The good news that Jesus brings is that the way is open to all.
While we are on the way – Jesus’ path – we know that misery and joy can coexist. We also know that it’s not a one way street. We can rejoice that we are on our way home at the same time we suffer wretched disappointment and defeat. Sometimes there is joy for some and misery for others in the very same occurrence. Take the snow for instance. For some, waking up to blankets of cold, white snow is delightful. For those without a sheltering roof and a warm bed it is probably misery. The Standing Rock water protectors were overjoyed that the Army Corps of Engineers withdrew the permit for the pipeline to be dug under the Missouri River last Sunday. They rejoice in the unprecedented global uprising of indigenous peoples who are coming together in solidarity and sovereignty. But they also knew that there is misery to come. It’s really unlikely that the pipeline – 90% complete – will remain unfinished. In their joy, they are not yet home free.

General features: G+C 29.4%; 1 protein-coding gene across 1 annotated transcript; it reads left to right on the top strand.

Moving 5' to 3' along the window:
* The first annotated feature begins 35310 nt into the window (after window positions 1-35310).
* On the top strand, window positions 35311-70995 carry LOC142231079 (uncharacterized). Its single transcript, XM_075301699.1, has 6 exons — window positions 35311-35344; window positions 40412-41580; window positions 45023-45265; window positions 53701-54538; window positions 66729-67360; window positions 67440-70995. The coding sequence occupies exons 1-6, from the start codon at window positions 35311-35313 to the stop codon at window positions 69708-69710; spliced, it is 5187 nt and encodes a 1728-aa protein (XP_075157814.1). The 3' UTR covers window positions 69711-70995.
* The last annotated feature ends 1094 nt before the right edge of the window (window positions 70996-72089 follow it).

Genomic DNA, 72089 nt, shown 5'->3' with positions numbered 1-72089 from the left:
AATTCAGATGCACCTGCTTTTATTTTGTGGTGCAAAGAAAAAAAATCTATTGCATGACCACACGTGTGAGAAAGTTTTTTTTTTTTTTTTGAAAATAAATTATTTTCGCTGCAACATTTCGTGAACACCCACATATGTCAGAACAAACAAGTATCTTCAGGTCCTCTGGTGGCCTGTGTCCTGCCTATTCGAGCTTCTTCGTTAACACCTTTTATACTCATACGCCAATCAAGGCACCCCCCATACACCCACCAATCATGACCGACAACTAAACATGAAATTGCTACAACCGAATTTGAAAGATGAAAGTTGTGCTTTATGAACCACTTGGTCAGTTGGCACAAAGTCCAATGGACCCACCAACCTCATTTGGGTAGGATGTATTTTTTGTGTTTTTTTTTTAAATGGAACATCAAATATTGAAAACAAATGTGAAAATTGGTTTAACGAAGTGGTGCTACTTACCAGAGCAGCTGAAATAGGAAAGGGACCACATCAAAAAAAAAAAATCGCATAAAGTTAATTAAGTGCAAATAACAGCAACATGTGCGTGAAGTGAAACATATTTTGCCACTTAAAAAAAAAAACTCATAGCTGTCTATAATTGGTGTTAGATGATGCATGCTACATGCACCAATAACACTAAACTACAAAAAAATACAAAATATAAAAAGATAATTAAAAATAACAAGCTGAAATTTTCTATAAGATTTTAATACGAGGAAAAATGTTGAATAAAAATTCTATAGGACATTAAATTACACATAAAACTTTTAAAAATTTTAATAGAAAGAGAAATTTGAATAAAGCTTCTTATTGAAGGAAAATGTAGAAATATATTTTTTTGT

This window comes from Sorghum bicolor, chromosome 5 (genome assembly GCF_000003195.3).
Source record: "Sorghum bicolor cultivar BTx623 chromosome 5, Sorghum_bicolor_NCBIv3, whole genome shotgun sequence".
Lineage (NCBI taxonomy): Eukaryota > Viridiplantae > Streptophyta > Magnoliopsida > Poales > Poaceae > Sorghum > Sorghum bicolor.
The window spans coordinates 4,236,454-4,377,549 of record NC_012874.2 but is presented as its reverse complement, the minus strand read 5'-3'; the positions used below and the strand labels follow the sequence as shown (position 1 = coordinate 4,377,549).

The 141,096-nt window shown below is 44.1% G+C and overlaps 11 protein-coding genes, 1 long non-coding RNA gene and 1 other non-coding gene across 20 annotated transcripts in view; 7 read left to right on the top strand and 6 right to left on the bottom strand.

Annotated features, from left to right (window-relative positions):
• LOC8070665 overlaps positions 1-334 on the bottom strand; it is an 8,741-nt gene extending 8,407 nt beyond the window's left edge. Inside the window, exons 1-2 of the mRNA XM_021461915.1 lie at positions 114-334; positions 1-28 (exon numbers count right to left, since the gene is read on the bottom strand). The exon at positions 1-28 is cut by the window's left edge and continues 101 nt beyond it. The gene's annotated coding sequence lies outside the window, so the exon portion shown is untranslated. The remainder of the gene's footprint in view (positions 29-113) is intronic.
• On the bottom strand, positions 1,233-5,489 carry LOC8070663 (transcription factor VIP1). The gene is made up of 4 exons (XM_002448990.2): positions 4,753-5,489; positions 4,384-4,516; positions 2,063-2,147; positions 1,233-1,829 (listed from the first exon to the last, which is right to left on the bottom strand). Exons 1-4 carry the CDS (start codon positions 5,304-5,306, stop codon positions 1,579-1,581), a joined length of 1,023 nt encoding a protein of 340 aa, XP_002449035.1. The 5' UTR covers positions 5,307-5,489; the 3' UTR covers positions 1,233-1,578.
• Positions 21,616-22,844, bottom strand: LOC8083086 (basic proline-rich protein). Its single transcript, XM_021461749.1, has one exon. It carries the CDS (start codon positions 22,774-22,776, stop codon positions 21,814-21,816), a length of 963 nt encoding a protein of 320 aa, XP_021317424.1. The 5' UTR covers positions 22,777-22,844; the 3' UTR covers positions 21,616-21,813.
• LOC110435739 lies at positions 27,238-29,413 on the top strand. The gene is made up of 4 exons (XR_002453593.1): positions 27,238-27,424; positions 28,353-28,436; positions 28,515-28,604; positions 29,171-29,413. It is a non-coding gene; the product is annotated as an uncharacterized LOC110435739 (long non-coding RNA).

Many compassionate and justice-seeking followers of Jesus have been thinking and talking about Dietrich Bonhoeffer during the run up to the election last month, and still as we watch the new political regime taking shape in our nation. Bonhoeffer gave courageous and unflinching witness during the rise of Adolf Hitler. Some believe that Bonhoeffer left God’s holy way when he plotted to overthrow the dictator. Like the Baptizer, he spent his last days in prison. But even in the depths of his misery he offered deep insight into the cultivation of joy.